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Dump Jeter

Not that that’s what the Yankees will do. But really, he’s worth $5 million, tops.

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Illustration by Andy Friedman  

By the time you read this, Derek Jeter may have signed his new contract with the Yankees. Or maybe his agent, Casey Close, is walking up to reporters, flexing Hans and Franz style, then walking away, confident he’s gotten his point across. Or maybe no one has budged at all. No matter the status of the negotiations—and by the end of last week, the Yankees and Jeter were making progress—this will end up the way everyone knew it would all along: Derek Jeter will be a Yankee next year, and the year after, and for the rest of his career.

Over the past month, the Jeter Chronicles have provided more entertainment fodder than we could have hoped for, which is why we like sports, after all. The whole situation happened to line up neatly with the Talmudic new-school/old-school debates of the game today: Emotion vs. Statistical Evidence, Loyalty vs. Efficiency, Historical Production vs. Future Results. Were the Yankees stabbing the True Yankee in the back? Were Jeter and Close deluded about the marketplace, his skills, and the gray hairs creeping into his receding hairline? Derek Jeter, not for the first time, was a blank slate on which we projected our own beliefs.

So allow me to project mine: The Yankees have already been way too nice to Jeter. Their first offer, the one that Jeter and Close appeared to be so confused by, the reported three-year, $45 million proposal, was insane for the exact opposite reasons that Jeter and Close thought it was insane: It’s way, way too much. You can make an argument that, honestly, the Yankees shouldn’t sign him at all. But given a dispassionate assessment of his market value, I’d offer him one year, $5 million … tops.

Jeter received the first batch of bad publicity he’s had in, oh, ten years when Jeter’s alleged initial contract demand was leaked to the press last month: six years, $25 million a year. This was a ludicrous number, which Jeter and Close must have known, but the subtext was what mattered: Jeter wanted to be paid what A-Rod is paid, for as long as A-Rod will be paid. The A-Rod-Jeter frenemies story line has gotten so tired that even the media has dropped it, but apparently it was still sticking in Jeter’s craw. It made him look petty and out of touch. The Yankees saw an opportunity in Jeter’s audacity and took advantage of it, beautifully. They didn’t have to do much spinning at all. Compared with Jeter’s outrageous request, their offer looked entirely reasonable. It almost looked kind.

(Side note: On the website the Faster Times, writer Lisa Swan recently posited a nightmarish scenario the Yankees avoided: What if A-Rod didn’t opt out of his contract three years ago? That would have made A-Rod and Jeter high-profile free agents at the same time. And you thought the Jeter Chronicles were melodramatic.)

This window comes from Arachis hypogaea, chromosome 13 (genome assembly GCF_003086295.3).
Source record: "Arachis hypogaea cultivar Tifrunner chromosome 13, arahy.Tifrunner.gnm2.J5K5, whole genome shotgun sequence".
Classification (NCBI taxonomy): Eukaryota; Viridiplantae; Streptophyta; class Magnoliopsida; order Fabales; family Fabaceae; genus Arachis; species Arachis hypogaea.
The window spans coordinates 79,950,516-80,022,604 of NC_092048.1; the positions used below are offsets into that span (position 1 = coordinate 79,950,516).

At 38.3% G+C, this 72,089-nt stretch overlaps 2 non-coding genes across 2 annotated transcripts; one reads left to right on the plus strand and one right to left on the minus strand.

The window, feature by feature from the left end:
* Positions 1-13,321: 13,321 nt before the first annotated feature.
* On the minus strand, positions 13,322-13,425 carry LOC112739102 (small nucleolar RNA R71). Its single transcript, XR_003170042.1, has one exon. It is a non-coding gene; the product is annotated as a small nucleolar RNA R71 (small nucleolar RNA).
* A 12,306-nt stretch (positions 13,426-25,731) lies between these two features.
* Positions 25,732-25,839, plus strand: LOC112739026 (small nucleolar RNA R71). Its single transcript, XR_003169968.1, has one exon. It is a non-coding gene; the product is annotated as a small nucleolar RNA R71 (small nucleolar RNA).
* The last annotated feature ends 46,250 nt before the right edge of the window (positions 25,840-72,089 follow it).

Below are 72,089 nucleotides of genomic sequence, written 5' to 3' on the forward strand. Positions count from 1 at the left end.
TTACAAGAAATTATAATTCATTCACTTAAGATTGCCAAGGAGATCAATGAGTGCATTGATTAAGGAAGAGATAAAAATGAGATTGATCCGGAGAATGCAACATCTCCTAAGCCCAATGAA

It’s strange, though. No one seemed to ask the question of whether $15 million for three years for a 36-year-old declining shortstop is ludicrous in and of itself. No one needed to ask it because the answer is self-evident. Obviously, that’s too much for Jeter, but, you know, it’s Jeter. He’s earned it. Paying for past performance is how teams lose. This is the type of mistake the Yankees have spent the last year avoiding, to their long-term benefit.

Let there be no doubt: Derek Jeter as a baseball player isn’t worth close to $15 million a year for three years, never mind $25 million until he’s 42. Last year was the worst season of Jeter’s career by every statistical measure. He posted his worst batting average, slugging percentage, on-base percentage, everything. Of the Yankees’ eight regular position players last season, Jeter was last in OPS, by a wide margin. Of all major-league players with enough plate appearances to qualify, Jeter was 115th in OPS. And this isn’t taking into account his fielding, which may have won him a Gold Glove last year but declined again, further proving the irrelevance of a once-proud award. For years, Jeter defenders have used the “just watch him play every day!” defense for those who criticized Jeter’s numbers. Now that argument can be used against him: Just watching Jeter at short, it’s obvious that his always-limited range is almost completely gone. The Yankees won’t be able to play him there in two years; they probably shouldn’t play him there next year. If Jeter’s name were Alfredo Gonzalez or Hubert Selby, Jeter and Close would be out hunting for no more than a single-year, seven-digit deal.

We got a glimpse of Jeter’s inevitable regression, and the way Yankees fans will react to him as he continues to decline, over the final months of the season and in the playoffs. With the rest of the offense clicking, there was a palpable tension every time Jeter came to the plate, a sense that something had changed. (In August, it seemed like he was hitting into double plays even when there was no one on base.) He was, to be frank, the weak link of an offense that was trying to win a World Series. He wasn’t booed, of course, but the murmurings were there: This isn’t the Jeter we once knew.


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